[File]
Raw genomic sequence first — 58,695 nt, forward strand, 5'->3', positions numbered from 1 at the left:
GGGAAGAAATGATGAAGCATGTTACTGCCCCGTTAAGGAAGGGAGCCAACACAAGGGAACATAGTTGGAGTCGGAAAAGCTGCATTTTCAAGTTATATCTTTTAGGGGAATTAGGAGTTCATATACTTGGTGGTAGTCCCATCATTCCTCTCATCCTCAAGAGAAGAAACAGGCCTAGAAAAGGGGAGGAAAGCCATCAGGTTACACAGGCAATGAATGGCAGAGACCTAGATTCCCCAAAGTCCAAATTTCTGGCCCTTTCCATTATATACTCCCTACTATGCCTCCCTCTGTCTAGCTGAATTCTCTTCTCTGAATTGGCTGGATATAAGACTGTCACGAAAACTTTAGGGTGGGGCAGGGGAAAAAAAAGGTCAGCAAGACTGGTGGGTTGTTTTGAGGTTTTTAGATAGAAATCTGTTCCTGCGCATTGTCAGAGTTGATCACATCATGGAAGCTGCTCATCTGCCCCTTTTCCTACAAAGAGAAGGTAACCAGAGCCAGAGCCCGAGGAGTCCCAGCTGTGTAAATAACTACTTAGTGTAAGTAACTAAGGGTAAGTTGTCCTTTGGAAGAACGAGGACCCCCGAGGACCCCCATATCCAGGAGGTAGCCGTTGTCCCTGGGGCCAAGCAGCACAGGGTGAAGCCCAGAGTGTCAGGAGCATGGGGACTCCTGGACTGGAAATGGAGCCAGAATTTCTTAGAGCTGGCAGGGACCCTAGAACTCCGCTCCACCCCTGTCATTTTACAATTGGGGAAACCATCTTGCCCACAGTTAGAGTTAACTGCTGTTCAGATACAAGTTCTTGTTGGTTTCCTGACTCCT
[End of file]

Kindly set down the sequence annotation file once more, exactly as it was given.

Raw genomic sequence first — 58,695 nt, forward strand, 5'->3', positions numbered from 1 at the left:
GGGAAGAAATGATGAAGCATGTTACTGCCCCGTTAAGGAAGGGAGCCAACACAAGGGAACATAGTTGGAGTCGGAAAAGCTGCATTTTCAAGTTATATCTTTTAGGGGAATTAGGAGTTCATATACTTGGTGGTAGTCCCATCATTCCTCTCATCCTCAAGAGAAGAAACAGGCCTAGAAAAGGGGAGGAAAGCCATCAGGTTACACAGGCAATGAATGGCAGAGACCTAGATTCCCCAAAGTCCAAATTTCTGGCCCTTTCCATTATATACTCCCTACTATGCCTCCCTCTGTCTAGCTGAATTCTCTTCTCTGAATTGGCTGGATATAAGACTGTCACGAAAACTTTAGGGTGGGGCAGGGGAAAAAAAAGGTCAGCAAGACTGGTGGGTTGTTTTGAGGTTTTTAGATAGAAATCTGTTCCTGCGCATTGTCAGAGTTGATCACATCATGGAAGCTGCTCATCTGCCCCTTTTCCTACAAAGAGAAGGTAACCAGAGCCAGAGCCCGAGGAGTCCCAGCTGTGTAAATAACTACTTAGTGTAAGTAACTAAGGGTAAGTTGTCCTTTGGAAGAACGAGGACCCCCGAGGACCCCCATATCCAGGAGGTAGCCGTTGTCCCTGGGGCCAAGCAGCACAGGGTGAAGCCCAGAGTGTCAGGAGCATGGGGACTCCTGGACTGGAAATGGAGCCAGAATTTCTTAGAGCTGGCAGGGACCCTAGAACTCCGCTCCACCCCTGTCATTTTACAATTGGGGAAACCATCTTGCCCACAGTTAGAGTTAACTGCTGTTCAGATACAAGTTCTTGTTGGTTTCCTGACTCCT